On the 18 December 2012 the Government launched a consultation on changing the thresholds above which highway (and rail) projects are considered nationally significant. Projects that are not considered nationally significant do not need to be authorised under the Planning Act 2008 and so the outcome of this consultation is likely to have significant impacts for promoters of highway projects.
For highways projects the consultation put forward four proposed changes:
First, the construction of roads where the local authority will be the highway authority is to be removed altogether.
Secondly, where these trunk roads are to be constructed as necessary mitigation for a developer’s project (eg a housing development) and planning permission is in place for that project, then the Planning Act 2008 will not need to be used for the highway works.
Thirdly, those projects that have existing Highways Act orders that are less than seven years old, but which need to be changed, will no longer need to be re-applied for under the Planning Act 2008.
Lastly a size threshold would be introduced for projects to be caught by the Planning Act regime. Rather than a length threshold the consultation proposes an area threshold that will relate to the speed of the given road. For motorways, the threshold would be 15 hectares; for trunk roads where the speed limit is 50mph or more, the threshold would be 12.5 hectares; and for trunk roads with speed limits of less than 50mph the area would be 10 hectares.
The proposals have received mixed reviews, largely depending on the audience. The removal of local authority roads from the Planning Act 2008 regime is likely to appeal to some local authorities, although it seems to us that some larger local authority schemes would fulfil the ordinary meaning of ‘nationally significant’. Creating a blanket approach and removing all local authority roads from the regime is perhaps a step too far.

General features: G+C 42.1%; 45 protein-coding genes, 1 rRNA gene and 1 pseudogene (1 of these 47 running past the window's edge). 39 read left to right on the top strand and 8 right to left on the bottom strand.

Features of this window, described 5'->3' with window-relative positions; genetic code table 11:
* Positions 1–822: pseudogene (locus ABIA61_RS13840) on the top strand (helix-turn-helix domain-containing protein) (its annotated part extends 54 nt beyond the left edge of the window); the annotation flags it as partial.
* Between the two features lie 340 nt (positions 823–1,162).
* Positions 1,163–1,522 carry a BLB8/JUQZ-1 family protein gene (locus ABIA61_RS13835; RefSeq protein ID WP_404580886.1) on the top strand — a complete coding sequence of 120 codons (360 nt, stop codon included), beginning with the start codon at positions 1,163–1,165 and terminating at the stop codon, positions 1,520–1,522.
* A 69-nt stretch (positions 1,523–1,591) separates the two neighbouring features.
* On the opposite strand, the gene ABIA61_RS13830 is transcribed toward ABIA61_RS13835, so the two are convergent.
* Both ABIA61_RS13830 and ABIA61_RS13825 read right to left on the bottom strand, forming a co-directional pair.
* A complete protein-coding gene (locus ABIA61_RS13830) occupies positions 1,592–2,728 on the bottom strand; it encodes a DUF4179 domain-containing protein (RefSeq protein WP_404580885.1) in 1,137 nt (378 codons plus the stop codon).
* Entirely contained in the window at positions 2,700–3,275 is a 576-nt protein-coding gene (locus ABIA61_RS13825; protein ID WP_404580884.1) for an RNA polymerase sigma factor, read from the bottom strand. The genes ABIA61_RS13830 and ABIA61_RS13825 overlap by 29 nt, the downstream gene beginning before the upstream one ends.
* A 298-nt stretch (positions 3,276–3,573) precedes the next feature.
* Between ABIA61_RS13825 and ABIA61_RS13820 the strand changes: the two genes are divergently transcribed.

The second proposal potentially seems appropriate. Given that for these types of projects the sole purpose of the highway is to connect the development with the trunk road or motorway, it seems unlikely that such highways will be nationally significant in the ordinary sense of the phrase. However, a blanket approach to such ‘link’ roads seems bold given that for some such roads, there is often more than one purpose. Should this proposal be implemented in the form consulted on, we may see some attempted bending of the rules.
The third change is a seemingly simple and sensible change. It is unlikely to have a long term effect as it will continue to be of less use over time and will become ineffective altogether on 1 March 2017.
Finally, introducing an area threshold seems unnecessary. Given the mathematical relationship of ratio and the fact that slower roads tend to be narrower, the length is likely to work out at about the same, which begs the question: why not just make things simpler and have a length in the first place?
For those promoters, whose allegiance lies with the Planning Act 2008, all would not be lost: schemes that fall below the threshold will still have the option of applying to use the regime.
The consultation closed on 22 January 2013 and the results have not yet been published. Draft legislation is expected to be published in late April or early May, but the changes are not expected to be implemented until June, at the same time as other amendments to the Planning Act 2008.